Wednesday, May 11, 2022

Pattern: Self / Third‑Party Registration


How are service instances registered with and unregistered from the service registry?


  • Service instances must be registered with the service registry on startup and unregistered on shutdown
  • Service instances that crash must be unregistered from the service registry
  • Service instances that are running but incapable of handling requests must be unregistered from the service registry.

The Self‑Registration Pattern

When using the self‑registration pattern, a service instance is responsible for registering and deregistering itself with the service registry. 

Also, if required, a service instance sends heartbeat requests to prevent its registration from expiring. The following diagram shows the structure of this pattern.

A good example of this approach is the Netflix OSS Eureka client. The Eureka client handles all aspects of service instance registration and deregistration.

The Spring Cloud project, which implements various patterns including service discovery, makes it easy to automatically register a service instance with Eureka. You simply annotate your Java Configuration class with an @EnableEurekaClient annotation.

The self‑registration pattern has various benefits and drawbacks. One benefit is that it is relatively simple and doesn’t require any other system components. However, a major drawback is that it couples the service instances to the service registry. You must implement the registration code in each programming language and framework used by your services.

The alternative approach, which decouples services from the service registry, is the third‑party registration pattern.

The Third‑Party Registration Pattern

When using the third-party registration pattern, service instances aren’t responsible for registering themselves with the service registry. Instead, another system component known as the service registrar handles the registration. The service registrar tracks changes to the set of running instances by either polling the deployment environment or subscribing to events. When it notices a newly available service instance it registers the instance with the service registry. The service registrar also deregisters terminated service instances. The following diagram shows the structure of this pattern.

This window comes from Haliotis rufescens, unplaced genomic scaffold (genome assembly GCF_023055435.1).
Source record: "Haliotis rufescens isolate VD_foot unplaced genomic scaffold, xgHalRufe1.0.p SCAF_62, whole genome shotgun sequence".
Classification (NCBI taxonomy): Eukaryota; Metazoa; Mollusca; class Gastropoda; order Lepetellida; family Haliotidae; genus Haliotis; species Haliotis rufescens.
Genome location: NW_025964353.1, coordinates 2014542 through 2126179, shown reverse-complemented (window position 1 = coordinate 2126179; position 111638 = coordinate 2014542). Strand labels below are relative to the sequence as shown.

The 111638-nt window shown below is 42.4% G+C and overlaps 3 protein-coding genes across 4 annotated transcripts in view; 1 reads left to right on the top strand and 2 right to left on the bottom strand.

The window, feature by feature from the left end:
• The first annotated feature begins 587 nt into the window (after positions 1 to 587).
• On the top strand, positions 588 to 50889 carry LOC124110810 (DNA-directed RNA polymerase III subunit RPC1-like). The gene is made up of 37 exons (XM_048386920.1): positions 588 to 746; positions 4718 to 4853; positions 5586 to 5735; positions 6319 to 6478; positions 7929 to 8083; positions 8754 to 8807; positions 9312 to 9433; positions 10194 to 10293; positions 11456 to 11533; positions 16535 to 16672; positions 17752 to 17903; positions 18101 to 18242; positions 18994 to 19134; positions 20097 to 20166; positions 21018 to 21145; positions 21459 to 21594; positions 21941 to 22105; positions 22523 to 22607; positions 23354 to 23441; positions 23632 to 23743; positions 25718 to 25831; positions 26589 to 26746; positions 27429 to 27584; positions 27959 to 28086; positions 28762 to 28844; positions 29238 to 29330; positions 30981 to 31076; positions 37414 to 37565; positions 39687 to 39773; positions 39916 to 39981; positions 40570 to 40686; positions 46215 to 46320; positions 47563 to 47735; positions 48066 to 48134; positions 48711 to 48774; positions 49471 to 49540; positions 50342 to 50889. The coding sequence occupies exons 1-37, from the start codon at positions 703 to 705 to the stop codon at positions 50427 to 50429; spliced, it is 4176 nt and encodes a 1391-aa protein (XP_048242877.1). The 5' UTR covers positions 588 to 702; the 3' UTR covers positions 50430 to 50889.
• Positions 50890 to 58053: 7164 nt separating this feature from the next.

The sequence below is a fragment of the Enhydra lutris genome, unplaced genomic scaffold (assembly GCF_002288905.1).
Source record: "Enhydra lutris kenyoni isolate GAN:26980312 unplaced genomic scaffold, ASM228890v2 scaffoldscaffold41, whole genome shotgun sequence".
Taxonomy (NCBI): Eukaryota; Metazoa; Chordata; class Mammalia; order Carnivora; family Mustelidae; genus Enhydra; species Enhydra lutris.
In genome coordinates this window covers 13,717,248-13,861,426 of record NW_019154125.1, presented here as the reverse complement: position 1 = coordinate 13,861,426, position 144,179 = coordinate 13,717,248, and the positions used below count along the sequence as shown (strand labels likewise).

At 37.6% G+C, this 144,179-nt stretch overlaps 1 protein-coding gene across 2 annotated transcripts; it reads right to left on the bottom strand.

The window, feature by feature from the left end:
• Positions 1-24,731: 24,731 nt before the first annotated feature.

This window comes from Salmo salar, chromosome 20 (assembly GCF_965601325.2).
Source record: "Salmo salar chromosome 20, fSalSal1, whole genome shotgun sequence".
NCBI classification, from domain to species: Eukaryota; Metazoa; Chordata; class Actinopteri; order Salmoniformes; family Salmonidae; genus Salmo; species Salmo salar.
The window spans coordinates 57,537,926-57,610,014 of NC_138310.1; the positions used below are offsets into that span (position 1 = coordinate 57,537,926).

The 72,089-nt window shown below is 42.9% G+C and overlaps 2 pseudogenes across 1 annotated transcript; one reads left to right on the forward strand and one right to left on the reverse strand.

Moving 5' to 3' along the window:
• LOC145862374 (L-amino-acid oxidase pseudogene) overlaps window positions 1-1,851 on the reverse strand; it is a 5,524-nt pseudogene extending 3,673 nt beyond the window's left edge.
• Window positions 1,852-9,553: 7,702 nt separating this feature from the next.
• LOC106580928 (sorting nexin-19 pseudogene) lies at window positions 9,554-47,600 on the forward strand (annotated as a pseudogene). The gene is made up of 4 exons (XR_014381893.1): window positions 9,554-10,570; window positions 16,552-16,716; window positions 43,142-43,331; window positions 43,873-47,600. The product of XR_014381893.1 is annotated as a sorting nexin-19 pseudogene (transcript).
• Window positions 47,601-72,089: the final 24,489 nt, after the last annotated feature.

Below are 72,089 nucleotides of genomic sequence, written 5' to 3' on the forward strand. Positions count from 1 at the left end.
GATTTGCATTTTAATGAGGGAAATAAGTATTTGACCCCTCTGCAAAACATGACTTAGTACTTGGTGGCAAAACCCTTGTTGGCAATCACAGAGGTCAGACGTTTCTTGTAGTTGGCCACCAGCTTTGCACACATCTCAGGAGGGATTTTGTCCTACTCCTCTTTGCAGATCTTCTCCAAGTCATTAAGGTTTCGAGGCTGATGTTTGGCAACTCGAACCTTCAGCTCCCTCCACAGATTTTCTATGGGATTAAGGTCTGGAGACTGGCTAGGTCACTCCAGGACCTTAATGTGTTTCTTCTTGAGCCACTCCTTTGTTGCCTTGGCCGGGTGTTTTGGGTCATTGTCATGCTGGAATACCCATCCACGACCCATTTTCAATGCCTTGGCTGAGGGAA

One example of a service registrar is the open-source Registrator project. It automatically registers and deregisters service instances that are deployed as Docker containers. Registrator supports several service registries, including etcd and Consul.

Another example of a service registrar is NetflixOSS Prana. Primarily intended for services written in non‑JVM languages, it is a sidecar application that runs side by side with a service instance. Prana registers and deregisters the service instance with Netflix Eureka.

The service registrar is a built‑in component of deployment environments. The EC2 instances created by an Autoscaling Group can be automatically registered with an ELB. Kubernetes services are automatically registered and made available for discovery.

The third‑party registration pattern has various benefits and drawbacks. A major benefit is that services are decoupled from the service registry. You don’t need to implement service‑registration logic for each programming language and framework used by your developers.

Instead, service instance registration is handled in a centralized manner within a dedicated service.

One drawback of this pattern is that unless it’s built into the deployment environment, it is yet another highly available system component that you need to set up and manage.

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